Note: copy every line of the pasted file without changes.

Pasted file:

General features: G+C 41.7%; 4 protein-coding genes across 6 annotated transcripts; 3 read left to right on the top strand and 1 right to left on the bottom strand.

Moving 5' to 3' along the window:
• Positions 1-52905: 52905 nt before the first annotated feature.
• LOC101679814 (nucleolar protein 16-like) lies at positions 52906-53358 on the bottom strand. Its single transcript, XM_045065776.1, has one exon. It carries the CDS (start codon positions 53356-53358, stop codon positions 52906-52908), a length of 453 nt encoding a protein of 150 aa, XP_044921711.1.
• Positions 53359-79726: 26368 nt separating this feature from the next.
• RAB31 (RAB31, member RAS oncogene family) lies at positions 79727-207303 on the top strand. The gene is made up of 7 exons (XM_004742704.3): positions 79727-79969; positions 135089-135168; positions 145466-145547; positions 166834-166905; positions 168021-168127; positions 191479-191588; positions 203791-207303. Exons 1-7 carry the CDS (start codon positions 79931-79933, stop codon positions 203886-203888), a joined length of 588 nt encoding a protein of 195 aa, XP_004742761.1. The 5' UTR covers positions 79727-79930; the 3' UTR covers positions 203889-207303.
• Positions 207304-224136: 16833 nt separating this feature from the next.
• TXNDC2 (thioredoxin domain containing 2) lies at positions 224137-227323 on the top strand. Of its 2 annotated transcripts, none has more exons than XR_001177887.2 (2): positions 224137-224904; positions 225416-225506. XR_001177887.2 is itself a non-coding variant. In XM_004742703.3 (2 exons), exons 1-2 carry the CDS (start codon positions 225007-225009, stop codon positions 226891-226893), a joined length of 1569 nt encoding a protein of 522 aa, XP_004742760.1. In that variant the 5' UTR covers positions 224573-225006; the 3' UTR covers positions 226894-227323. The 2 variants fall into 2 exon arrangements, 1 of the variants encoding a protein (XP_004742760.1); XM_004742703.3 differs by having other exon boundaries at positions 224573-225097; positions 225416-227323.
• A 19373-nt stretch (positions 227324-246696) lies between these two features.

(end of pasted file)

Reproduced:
General features: G+C 41.7%; 4 protein-coding genes across 6 annotated transcripts; 3 read left to right on the top strand and 1 right to left on the bottom strand.

Moving 5' to 3' along the window:
• Positions 1-52905: 52905 nt before the first annotated feature.
• LOC101679814 (nucleolar protein 16-like) lies at positions 52906-53358 on the bottom strand. Its single transcript, XM_045065776.1, has one exon. It carries the CDS (start codon positions 53356-53358, stop codon positions 52906-52908), a length of 453 nt encoding a protein of 150 aa, XP_044921711.1.
• Positions 53359-79726: 26368 nt separating this feature from the next.
• RAB31 (RAB31, member RAS oncogene family) lies at positions 79727-207303 on the top strand. The gene is made up of 7 exons (XM_004742704.3): positions 79727-79969; positions 135089-135168; positions 145466-145547; positions 166834-166905; positions 168021-168127; positions 191479-191588; positions 203791-207303. Exons 1-7 carry the CDS (start codon positions 79931-79933, stop codon positions 203886-203888), a joined length of 588 nt encoding a protein of 195 aa, XP_004742761.1. The 5' UTR covers positions 79727-79930; the 3' UTR covers positions 203889-207303.
• Positions 207304-224136: 16833 nt separating this feature from the next.
• TXNDC2 (thioredoxin domain containing 2) lies at positions 224137-227323 on the top strand. Of its 2 annotated transcripts, none has more exons than XR_001177887.2 (2): positions 224137-224904; positions 225416-225506. XR_001177887.2 is itself a non-coding variant. In XM_004742703.3 (2 exons), exons 1-2 carry the CDS (start codon positions 225007-225009, stop codon positions 226891-226893), a joined length of 1569 nt encoding a protein of 522 aa, XP_004742760.1. In that variant the 5' UTR covers positions 224573-225006; the 3' UTR covers positions 226894-227323. The 2 variants fall into 2 exon arrangements, 1 of the variants encoding a protein (XP_004742760.1); XM_004742703.3 differs by having other exon boundaries at positions 224573-225097; positions 225416-227323.
• A 19373-nt stretch (positions 227324-246696) lies between these two features.